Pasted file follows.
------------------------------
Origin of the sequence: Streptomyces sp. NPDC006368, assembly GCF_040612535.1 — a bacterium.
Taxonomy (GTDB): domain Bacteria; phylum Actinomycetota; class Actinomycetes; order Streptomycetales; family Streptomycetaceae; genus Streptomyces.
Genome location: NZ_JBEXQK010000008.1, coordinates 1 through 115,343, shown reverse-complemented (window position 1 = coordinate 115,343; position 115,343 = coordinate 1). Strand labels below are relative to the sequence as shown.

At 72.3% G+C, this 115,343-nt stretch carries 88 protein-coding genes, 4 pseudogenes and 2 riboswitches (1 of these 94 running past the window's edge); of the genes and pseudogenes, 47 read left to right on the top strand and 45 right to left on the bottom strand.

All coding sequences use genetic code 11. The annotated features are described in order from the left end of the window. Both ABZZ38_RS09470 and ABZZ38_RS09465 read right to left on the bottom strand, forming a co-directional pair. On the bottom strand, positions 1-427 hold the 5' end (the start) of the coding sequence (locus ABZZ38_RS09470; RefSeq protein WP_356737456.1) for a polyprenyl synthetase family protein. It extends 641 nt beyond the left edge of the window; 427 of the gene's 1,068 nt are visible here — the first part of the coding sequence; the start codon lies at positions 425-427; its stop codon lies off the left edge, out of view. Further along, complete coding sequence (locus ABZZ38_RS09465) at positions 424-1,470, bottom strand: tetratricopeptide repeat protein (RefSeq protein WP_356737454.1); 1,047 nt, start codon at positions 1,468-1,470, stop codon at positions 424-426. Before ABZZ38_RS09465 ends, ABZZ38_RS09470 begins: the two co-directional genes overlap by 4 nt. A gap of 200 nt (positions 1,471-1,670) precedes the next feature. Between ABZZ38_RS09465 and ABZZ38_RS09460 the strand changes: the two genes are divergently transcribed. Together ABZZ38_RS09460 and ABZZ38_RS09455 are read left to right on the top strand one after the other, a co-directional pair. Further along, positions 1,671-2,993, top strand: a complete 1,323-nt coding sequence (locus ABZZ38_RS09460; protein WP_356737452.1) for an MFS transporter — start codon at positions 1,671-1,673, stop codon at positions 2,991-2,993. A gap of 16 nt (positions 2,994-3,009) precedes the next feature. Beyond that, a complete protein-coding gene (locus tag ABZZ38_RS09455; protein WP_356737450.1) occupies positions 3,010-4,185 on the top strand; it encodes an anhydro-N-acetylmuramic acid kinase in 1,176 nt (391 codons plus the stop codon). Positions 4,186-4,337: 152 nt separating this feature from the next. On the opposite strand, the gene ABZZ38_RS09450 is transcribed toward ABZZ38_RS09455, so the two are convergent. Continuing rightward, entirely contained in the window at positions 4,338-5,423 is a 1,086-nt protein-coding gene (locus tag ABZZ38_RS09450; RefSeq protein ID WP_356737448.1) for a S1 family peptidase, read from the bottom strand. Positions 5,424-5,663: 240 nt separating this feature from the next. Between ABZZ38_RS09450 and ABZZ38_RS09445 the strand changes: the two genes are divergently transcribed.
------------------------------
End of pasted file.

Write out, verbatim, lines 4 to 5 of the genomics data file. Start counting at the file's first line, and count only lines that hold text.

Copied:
At 72.3% G+C, this 115,343-nt stretch carries 88 protein-coding genes, 4 pseudogenes and 2 riboswitches (1 of these 94 running past the window's edge); of the genes and pseudogenes, 47 read left to right on the top strand and 45 right to left on the bottom strand.

All coding sequences use genetic code 11. The annotated features are described in order from the left end of the window. Both ABZZ38_RS09470 and ABZZ38_RS09465 read right to left on the bottom strand, forming a co-directional pair. On the bottom strand, positions 1-427 hold the 5' end (the start) of the coding sequence (locus ABZZ38_RS09470; RefSeq protein WP_356737456.1) for a polyprenyl synthetase family protein. It extends 641 nt beyond the left edge of the window; 427 of the gene's 1,068 nt are visible here — the first part of the coding sequence; the start codon lies at positions 425-427; its stop codon lies off the left edge, out of view. Further along, complete coding sequence (locus ABZZ38_RS09465) at positions 424-1,470, bottom strand: tetratricopeptide repeat protein (RefSeq protein WP_356737454.1); 1,047 nt, start codon at positions 1,468-1,470, stop codon at positions 424-426. Before ABZZ38_RS09465 ends, ABZZ38_RS09470 begins: the two co-directional genes overlap by 4 nt. A gap of 200 nt (positions 1,471-1,670) precedes the next feature. Between ABZZ38_RS09465 and ABZZ38_RS09460 the strand changes: the two genes are divergently transcribed. Together ABZZ38_RS09460 and ABZZ38_RS09455 are read left to right on the top strand one after the other, a co-directional pair. Further along, positions 1,671-2,993, top strand: a complete 1,323-nt coding sequence (locus ABZZ38_RS09460; protein WP_356737452.1) for an MFS transporter — start codon at positions 1,671-1,673, stop codon at positions 2,991-2,993. A gap of 16 nt (positions 2,994-3,009) precedes the next feature. Beyond that, a complete protein-coding gene (locus tag ABZZ38_RS09455; protein WP_356737450.1) occupies positions 3,010-4,185 on the top strand; it encodes an anhydro-N-acetylmuramic acid kinase in 1,176 nt (391 codons plus the stop codon). Positions 4,186-4,337: 152 nt separating this feature from the next. On the opposite strand, the gene ABZZ38_RS09450 is transcribed toward ABZZ38_RS09455, so the two are convergent. Continuing rightward, entirely contained in the window at positions 4,338-5,423 is a 1,086-nt protein-coding gene (locus tag ABZZ38_RS09450; RefSeq protein ID WP_356737448.1) for a S1 family peptidase, read from the bottom strand. Positions 5,424-5,663: 240 nt separating this feature from the next. Between ABZZ38_RS09450 and ABZZ38_RS09445 the strand changes: the two genes are divergently transcribed.